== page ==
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  • Billie Marten Releases New Album “Drop Cherrie”

  • British singer-songwriter Billie Marten released her fourth studio album “Drop Cherrie” on April 7, 2023.

    It is her first album in two years since the 2021 album “Flora Fauna”.
    The album comprises 13-track, produced by Billie Marten and Dom Monks.
    Billie Marten said of the album, “When I'm trying to write, the creative door is closed most of the time. When it briefly opens, I know I've stumbled across moments of true emotion and insight; they give no warning and are often unpredictable. I can't force the process, something I'm realising more with each album. And that's why Drop Cherries is a collection of songs expressing genuine and intuitive feeling.”
    Also she told Apple Music about the album, “I wanted to depict all forms of a relationship. So the beginning, the new idea, and then going through the mundane and the colloquial, just living together as two. Very pure messages of love. It is so very precious and unique to me, but I didn't want to make it so people couldn't relate to it. I was trying to find messages that were as universal as they were private.”
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    Alongside the album, she dropped a 18-minute short film “Drop Cherries: The Film” directed by Joe Wheatley.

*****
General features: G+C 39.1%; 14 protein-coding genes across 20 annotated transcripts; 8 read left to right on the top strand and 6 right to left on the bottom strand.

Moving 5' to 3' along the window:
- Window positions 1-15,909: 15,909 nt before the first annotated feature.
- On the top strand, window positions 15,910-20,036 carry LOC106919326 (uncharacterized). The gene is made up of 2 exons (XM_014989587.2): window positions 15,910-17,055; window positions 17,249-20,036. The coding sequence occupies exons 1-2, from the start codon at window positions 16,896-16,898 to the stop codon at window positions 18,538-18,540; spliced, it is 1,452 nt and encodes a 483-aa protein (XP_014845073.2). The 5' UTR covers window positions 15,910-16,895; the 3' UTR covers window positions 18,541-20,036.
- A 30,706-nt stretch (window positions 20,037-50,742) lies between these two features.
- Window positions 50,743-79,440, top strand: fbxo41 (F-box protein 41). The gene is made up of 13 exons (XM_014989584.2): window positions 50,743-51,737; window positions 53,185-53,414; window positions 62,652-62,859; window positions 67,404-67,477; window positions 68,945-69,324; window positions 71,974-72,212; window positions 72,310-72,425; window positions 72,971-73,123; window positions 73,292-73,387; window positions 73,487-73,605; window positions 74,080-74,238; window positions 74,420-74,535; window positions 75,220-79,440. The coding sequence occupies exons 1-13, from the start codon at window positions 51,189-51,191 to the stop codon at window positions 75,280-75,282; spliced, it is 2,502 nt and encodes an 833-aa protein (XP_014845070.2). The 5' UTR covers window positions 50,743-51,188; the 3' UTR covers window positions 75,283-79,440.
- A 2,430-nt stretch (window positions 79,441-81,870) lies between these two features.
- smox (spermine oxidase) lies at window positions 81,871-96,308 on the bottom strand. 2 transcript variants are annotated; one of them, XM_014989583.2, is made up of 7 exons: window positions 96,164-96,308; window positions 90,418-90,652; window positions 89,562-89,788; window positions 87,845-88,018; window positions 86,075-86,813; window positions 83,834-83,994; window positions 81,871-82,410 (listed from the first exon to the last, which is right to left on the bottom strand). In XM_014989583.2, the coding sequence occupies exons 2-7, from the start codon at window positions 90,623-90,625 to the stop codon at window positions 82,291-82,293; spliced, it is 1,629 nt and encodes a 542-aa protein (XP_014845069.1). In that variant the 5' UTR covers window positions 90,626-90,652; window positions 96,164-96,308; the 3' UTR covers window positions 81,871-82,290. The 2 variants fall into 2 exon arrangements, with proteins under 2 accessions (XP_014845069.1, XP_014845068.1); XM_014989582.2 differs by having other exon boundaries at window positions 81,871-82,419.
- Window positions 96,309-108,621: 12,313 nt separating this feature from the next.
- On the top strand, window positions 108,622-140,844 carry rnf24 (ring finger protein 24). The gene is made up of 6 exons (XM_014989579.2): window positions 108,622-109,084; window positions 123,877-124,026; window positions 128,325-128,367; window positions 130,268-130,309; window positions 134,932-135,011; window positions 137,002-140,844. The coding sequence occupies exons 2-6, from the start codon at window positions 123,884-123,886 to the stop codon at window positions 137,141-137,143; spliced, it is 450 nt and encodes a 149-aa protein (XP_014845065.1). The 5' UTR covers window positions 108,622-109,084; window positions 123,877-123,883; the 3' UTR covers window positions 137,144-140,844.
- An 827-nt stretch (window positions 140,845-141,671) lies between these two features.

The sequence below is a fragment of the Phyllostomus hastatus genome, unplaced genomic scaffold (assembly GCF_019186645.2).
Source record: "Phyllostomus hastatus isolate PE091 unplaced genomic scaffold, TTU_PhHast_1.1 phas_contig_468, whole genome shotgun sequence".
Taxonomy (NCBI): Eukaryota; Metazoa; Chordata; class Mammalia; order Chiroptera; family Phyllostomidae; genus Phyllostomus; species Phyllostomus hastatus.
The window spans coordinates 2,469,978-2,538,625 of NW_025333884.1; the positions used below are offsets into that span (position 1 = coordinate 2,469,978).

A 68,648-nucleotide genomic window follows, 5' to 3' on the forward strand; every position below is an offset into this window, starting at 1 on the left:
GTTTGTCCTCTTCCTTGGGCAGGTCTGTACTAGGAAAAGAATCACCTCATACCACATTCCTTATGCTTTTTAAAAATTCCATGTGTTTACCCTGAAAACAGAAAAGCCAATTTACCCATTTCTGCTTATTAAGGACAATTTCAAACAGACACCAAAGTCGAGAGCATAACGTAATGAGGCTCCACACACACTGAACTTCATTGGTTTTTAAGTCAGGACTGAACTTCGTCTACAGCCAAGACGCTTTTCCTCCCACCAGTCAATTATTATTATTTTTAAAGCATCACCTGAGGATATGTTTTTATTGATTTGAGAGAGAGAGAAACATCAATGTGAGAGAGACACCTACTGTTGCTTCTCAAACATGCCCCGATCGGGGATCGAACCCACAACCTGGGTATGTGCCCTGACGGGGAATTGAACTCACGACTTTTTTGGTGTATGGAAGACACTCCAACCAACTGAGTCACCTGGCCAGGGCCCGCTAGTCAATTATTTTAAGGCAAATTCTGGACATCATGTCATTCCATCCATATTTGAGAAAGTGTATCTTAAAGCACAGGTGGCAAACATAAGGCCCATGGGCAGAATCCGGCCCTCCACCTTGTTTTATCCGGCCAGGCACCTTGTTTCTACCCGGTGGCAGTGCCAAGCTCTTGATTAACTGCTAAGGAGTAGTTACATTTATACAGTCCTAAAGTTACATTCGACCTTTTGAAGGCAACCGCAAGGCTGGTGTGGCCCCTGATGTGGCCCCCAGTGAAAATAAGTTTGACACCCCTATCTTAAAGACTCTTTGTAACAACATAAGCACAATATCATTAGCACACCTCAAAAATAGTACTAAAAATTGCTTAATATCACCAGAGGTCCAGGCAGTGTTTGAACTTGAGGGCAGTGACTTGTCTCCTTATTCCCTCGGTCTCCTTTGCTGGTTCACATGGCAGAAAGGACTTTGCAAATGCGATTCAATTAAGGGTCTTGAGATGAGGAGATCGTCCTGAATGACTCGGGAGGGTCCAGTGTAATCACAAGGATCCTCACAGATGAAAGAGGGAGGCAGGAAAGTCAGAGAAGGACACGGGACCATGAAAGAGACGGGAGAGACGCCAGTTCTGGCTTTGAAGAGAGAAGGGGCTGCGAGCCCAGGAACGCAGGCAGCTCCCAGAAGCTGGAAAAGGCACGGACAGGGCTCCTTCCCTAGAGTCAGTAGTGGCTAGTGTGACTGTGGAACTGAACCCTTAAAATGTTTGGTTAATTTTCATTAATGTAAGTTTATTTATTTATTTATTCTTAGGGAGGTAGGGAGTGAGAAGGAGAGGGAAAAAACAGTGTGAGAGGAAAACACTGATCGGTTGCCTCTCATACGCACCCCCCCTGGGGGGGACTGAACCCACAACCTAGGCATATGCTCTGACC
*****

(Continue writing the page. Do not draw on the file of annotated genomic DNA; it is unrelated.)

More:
She said, “Me and Joe Wheatley sat down to face another album's worth of visuals, and decided to bunch them all into one short film that really captured this album's essence of live performance. This is the first take, of a series of one-shot takes, shot in the house we did all the stills in. Huge thank you to the outstanding crew members, delectable musicians, and Dom Monks, Milo Ferreira-Hayes for capturing the live sound. This was an enormous feat to pull off and I'm so very proud of us all. When I first saw this back I couldn't bare the thought of putting it out, it's not the best performance by far, but my goodness me is it real.”

  • Billie Marten explained track-by-track for the album via Apple Music.

    “New Idea”
    “This is actually the demo, a brief moment in a windowless room in Tottenham, the sound of me messing around in the studio. 'New Idea' was just a quick title that I had after a very unsuccessful day of writing—words never came. I realized that they didn't really need to be there. There's a sort of gravel sound in there; that was made through a broken button on a JUNO [synthesizer]—I just looped it and looped it and looped it. It was like a lovely bed to start adding things to.”

    “God Above”
    “I wanted this to be a kind of Shakespearean love—this obvious stealing in there—but it was supposed to depict a celestial, heavenly sort of feeling, whether it be a relationship or your relationship with yourself. I had the female deity thing in there for a while, and the original lyric was 'I know God above… And she's everywhere/And she's everywhere/But I go nowhere.' That [last line] was something that came very quickly to me because I'm very good at bringing things back down. Then I thought, 'No, she's everywhere. There is this thing and it's a conscience and you must trust that.'”

    “Just Us”